If these cellars could speak, the history of great wines would not need to be written... Constructed by the founders and their children to be close to the wines that accounted for their fortune, they house unique wines that slowly develop to perfection underneath the famous Pavé des Chartrons. The present day Pavé was once separated from the city by the Château Trompette fortress, whose glacis overlooked the river and the city. The cellars were gradually expanded by purchases of land once the fortress was demilitarized and later demolished. The three levels - cellars, ground floor, and first floor - still constitute most of the block formed by the Pavé des Chartrons, rue Notre-Dame, rue Constantin, and rue de la Verrerie. They have entrances giving onto all four streets. Thanks to their constant temperature and ideal level of humidity, these vaulted cellars are ideal for ageing fine wine. They also make it possible to bottle all year long. Their layout was designed so that the wine requires very little handling, as has been recommended for centuries.
Some two and a half million bottles and twelve thousand barrels are stored in these tranquil cellars. Wines from the most recent vintage stored in growers' cellars are immediately brought in to take up any space vacated by wine put into barrel or bottle.

Above and beyond the wines they buy every year, based on the quality of each vintage, the company directors also own Château Léoville-Barton, a second growth, and Château-Langoa-Barton, a third growth, both in Saint Julien. From the very beginning, Barton & Guestier have bought the wines of the most famous châteaux on a futures basis, and even had long term contracts with Château Lafite from 1771 to 1779 and with Château Latour from 1844 to 1853. They have also taken part in all major subscriptions for Château Margaux, Château d'Yquem, Château Coutet, Château-Filhot, etc. while, at the same time, creating increasingly popular affordable brands such as Léobourg and Louis d'Or.

Major vineyard owners as well as important négociants, Barton & Guestier have a position of the utmost importance in Bordeaux - not to mention the esteem in which they are held around the world. The firm exports massively and nowhere more than to England, Scotland, Ireland, and the United States. The "B&G" brand was unrivalled in the US from the 18th century up until Prohibition when, for perverse political reasons, the government confused our light, healthy Médoc wines with demon alcohol... What encourages us, however, is the certainty that Prohibition will last less long than the practice of wine drinking. What has been for so many years will continue to be, one way or another. The past was yesterday's present and, despite appearances, nothing is so much like the present as the past... What difference do a few years make compared to centuries?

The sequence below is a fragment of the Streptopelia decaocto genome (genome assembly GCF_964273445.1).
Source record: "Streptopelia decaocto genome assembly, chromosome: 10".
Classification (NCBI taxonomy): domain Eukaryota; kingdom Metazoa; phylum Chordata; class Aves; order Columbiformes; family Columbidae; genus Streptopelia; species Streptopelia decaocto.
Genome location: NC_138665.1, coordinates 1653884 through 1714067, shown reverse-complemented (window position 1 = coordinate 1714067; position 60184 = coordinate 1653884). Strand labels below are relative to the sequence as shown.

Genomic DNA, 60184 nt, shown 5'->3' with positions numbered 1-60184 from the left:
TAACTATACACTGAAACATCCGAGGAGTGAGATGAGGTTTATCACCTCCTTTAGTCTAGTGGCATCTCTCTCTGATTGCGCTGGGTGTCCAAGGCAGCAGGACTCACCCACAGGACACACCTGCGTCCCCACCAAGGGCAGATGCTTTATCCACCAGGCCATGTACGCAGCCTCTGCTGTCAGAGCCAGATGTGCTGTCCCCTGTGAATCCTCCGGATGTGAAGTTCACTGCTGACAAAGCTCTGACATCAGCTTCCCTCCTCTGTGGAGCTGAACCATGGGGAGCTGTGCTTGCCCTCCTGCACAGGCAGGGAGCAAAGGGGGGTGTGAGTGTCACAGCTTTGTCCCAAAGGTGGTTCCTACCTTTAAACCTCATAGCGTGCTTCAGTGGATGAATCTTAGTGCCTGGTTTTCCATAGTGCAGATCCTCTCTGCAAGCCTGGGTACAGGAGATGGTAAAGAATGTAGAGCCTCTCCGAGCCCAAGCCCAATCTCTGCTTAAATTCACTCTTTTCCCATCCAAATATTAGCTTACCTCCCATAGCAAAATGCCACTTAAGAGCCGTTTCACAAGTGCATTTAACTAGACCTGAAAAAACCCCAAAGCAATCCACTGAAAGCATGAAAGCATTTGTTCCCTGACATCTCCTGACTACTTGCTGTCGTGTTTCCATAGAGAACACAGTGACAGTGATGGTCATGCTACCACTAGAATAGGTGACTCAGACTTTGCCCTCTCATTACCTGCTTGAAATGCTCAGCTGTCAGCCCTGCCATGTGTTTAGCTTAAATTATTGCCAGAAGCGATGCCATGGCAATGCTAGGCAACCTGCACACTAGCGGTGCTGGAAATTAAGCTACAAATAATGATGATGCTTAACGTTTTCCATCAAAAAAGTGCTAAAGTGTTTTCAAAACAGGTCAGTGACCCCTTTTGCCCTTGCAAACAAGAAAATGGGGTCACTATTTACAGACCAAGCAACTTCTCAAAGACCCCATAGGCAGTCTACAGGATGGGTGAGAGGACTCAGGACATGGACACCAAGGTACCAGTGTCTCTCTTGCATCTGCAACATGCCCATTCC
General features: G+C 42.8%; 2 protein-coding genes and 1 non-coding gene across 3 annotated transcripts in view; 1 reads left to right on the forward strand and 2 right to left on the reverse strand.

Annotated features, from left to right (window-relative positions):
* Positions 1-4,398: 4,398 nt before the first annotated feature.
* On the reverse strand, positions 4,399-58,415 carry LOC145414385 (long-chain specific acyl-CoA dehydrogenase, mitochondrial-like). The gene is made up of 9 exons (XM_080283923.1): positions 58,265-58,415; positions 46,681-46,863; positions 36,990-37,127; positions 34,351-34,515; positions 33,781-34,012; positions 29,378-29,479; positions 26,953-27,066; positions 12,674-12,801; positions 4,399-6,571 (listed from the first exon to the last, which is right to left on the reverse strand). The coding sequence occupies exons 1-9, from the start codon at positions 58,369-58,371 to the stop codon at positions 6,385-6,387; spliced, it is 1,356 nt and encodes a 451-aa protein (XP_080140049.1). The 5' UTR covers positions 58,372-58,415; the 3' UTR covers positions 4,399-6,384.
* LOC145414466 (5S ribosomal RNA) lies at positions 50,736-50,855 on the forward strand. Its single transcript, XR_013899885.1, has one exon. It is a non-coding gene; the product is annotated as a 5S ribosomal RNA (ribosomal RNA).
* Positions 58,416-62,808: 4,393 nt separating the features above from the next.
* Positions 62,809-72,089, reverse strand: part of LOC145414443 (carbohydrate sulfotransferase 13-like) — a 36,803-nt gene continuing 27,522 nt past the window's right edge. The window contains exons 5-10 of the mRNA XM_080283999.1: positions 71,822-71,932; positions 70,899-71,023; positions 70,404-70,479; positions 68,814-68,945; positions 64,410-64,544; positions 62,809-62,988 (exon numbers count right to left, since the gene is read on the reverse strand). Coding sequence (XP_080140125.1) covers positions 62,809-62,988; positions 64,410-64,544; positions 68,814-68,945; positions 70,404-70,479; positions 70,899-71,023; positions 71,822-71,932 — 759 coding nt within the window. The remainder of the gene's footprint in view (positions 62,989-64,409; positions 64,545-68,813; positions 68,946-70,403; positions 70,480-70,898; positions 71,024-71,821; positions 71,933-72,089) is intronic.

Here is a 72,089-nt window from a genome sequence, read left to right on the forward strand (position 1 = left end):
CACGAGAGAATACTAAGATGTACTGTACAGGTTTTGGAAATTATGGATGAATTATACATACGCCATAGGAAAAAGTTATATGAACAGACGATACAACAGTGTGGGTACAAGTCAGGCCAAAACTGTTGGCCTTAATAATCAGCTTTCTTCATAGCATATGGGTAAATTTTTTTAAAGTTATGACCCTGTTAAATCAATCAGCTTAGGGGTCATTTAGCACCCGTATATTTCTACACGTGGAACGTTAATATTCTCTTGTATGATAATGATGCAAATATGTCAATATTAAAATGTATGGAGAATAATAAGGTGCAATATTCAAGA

In fact, however far back we go in both sacred and profane history, wine has an honoured place. As far away as India, the ancients celebrated Bacchus, the proud young god of wine parading in a chariot drawn by panthers and tigers overcome by his radiant goodness. Wherever he went, people were friendlier, morals were more relaxed, and life was remarkably enjoyable. He received his true name in Rome, where he was no longer called Bacchus, but Liber, because he was the god of free men.
From Persia to Egypt, from Egypt to Greece, and from Greece to Italy, the vine took over the world. However, it must be said that it is particularly at home in France. This has not changed over the years, nor is it likely to. The Romans appreciated Bordeaux wines and, during the Middle Ages, Richard the Lionheart made sure to protect his vineyards and imposed a taste for Bordeaux on the English nobility. It is also said that recognition of Bordeaux's superb quality owes a great deal to Duke de Richelieu, who became Governor of the province of Guyenne. However, nothing is less sure, since the most famous vineyards in the Médoc were only planted in the 18th century... In any event, Bordeaux had firmly established a fine reputation by the 19th century and the art of appreciating its nuances reached perfection by the middle of the last century. The cult of fine wine has never been more fervent than it is now.
A case in point:
A former British consul in Bordeaux, M.H. Scott, served friends a bottle of 1828 Mouton, a very famous wine, at dinner.
- One of his guests asked, "How many bottles of this do you have left?"
- Scott replied, "Alas, only a dozen".
- His friend exclaimed, "I'll buy them from you for 12,000 francs".
- Scott answered, "I'll part with six of them for 6,000 francs if you like".
- He friend retorted, "No, I want all of them so no one else can offer such a wine to his friends".
- Scott acquiesced, "Alright, but let us talk no more of this," turning to his butler and saying, "Bring up two more bottles".